Make Incumbent Physical Ability Tests Effective and Safe

DMEC Staff@Work

Putting Ice on the Fire: Make Incumbent Physical Ability Tests Effective and Safe

By Rana DeBoer, MS

Work Well Manager, City of Sioux Falls

By Kelly Marshall, MS, OTR

Regional Dir., Health and Productivity Analytics
Prudential

Recruiting and retaining good public safety employees can be a difficult task. Ask law enforcement executives in North America to list the most challenging internal issue facing their respective agencies today, and the vast majority will cite recruiting talent. Given the high-stress environment of the public safety profession, recruiting the next generation of public servants is more difficult than ever.

Add on-the-job stressors, relationship strain, and a highly physically and mentally demanding occupation, and total worker health can seem completely unattainable as a goal. Nevertheless, the city of Sioux Falls, South Dakota, has implemented a variety of strategies and tools to pursue that goal within its Fire Rescue and Police Departments.

Fitness for Duty

For Sioux Falls Fire Rescue (SFFR), a key tool to use toward total worker health is fitness-for-duty testing. In 2009, SFFR ceased using the standard Candidate Physical Ability Test (CPAT) used by many departments and developed its own customized Incumbent Physical Ability Test (IPAT).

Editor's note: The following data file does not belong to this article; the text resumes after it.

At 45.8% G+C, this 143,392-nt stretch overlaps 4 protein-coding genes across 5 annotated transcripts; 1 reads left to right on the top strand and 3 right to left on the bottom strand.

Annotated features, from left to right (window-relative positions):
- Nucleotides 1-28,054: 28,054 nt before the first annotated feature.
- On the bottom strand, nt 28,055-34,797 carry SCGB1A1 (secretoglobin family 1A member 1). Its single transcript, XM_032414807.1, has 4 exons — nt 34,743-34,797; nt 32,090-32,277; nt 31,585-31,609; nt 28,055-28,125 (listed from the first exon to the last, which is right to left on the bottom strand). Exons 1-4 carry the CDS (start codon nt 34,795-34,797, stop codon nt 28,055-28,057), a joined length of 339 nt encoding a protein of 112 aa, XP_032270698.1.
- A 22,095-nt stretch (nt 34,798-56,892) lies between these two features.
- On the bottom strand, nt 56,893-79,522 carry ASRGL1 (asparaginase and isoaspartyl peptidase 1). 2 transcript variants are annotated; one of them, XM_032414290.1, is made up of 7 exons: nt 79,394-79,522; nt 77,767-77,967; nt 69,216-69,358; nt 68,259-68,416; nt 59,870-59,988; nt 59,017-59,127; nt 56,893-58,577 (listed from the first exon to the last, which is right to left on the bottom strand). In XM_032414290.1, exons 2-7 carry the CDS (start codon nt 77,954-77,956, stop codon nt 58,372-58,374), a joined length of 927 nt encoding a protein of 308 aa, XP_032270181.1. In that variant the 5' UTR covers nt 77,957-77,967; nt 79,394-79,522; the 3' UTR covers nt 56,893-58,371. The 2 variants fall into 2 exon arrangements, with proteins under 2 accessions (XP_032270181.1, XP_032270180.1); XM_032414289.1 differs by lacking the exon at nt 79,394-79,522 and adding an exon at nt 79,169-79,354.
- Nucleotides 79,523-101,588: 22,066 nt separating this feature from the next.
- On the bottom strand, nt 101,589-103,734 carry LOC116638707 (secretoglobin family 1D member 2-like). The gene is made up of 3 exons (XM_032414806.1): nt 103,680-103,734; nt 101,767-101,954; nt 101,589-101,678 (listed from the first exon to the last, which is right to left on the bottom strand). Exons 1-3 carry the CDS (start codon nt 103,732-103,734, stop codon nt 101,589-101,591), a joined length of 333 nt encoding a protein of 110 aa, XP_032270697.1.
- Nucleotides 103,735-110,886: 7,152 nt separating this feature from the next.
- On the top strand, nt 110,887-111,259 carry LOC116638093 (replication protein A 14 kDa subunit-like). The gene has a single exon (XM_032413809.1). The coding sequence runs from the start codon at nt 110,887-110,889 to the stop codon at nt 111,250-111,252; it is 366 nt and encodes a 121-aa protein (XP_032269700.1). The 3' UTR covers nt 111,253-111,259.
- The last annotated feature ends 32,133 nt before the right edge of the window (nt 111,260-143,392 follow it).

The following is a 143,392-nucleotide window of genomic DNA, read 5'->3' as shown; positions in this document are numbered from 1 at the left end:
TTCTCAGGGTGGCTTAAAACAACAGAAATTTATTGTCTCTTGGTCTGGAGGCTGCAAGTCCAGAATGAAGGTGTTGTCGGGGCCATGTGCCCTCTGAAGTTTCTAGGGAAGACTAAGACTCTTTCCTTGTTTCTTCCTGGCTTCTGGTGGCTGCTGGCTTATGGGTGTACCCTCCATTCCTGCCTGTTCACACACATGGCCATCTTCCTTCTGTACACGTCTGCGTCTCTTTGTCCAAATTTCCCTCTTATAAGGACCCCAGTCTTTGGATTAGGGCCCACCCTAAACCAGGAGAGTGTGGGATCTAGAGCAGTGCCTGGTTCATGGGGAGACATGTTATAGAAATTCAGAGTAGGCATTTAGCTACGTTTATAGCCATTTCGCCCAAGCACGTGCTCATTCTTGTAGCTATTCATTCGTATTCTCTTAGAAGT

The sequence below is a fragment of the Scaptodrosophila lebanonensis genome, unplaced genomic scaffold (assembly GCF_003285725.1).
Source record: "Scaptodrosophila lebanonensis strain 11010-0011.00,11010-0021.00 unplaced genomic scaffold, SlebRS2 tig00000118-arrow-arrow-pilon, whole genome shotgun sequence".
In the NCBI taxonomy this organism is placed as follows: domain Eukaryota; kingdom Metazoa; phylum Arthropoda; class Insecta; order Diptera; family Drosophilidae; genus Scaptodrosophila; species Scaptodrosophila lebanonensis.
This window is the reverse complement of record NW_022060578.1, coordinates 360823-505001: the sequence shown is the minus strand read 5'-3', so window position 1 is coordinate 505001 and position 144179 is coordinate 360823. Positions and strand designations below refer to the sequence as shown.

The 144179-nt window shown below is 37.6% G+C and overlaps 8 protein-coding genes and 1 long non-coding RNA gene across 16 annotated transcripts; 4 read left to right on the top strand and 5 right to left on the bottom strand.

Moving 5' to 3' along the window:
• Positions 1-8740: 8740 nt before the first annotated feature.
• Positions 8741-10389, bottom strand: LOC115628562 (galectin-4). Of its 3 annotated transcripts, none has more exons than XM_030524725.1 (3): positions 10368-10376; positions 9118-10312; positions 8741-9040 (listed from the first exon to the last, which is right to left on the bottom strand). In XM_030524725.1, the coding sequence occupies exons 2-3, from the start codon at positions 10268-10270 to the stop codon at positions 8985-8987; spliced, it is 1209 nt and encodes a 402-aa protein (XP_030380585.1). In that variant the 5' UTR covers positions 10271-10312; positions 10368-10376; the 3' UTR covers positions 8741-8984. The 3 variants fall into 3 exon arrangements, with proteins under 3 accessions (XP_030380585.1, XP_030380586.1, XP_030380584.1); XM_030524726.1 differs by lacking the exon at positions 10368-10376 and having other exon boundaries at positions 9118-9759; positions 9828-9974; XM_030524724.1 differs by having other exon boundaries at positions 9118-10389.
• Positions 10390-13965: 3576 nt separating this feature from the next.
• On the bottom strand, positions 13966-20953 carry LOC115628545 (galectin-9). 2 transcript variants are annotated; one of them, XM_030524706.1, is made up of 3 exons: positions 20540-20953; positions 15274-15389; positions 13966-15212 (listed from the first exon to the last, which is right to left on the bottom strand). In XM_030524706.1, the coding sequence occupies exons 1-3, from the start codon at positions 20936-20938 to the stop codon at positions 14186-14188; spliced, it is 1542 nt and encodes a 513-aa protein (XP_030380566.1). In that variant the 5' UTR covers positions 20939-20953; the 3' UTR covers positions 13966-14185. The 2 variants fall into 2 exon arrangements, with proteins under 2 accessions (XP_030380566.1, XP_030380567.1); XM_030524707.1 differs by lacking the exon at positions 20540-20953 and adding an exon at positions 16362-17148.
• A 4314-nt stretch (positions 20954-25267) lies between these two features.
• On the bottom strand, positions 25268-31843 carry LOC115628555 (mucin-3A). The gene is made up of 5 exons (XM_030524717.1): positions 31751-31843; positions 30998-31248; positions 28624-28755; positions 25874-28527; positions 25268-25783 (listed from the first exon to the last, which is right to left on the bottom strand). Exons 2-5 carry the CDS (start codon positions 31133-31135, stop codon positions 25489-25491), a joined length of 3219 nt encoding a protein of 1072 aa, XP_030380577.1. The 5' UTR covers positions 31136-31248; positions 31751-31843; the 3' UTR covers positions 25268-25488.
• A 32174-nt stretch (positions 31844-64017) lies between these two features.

Spurred by strong research and statistics shared at a national fire service conference on what was really causing line-of-duty deaths, the fire chief decided to prioritize health and wellness. Research showed that fire personnel had lower levels of health and fitness than the average population, with 40% to 50% of line-of-duty deaths caused by a heart attack.1,2 Further, the risk of heart disease decreased with higher levels of cardiovascular fitness.3

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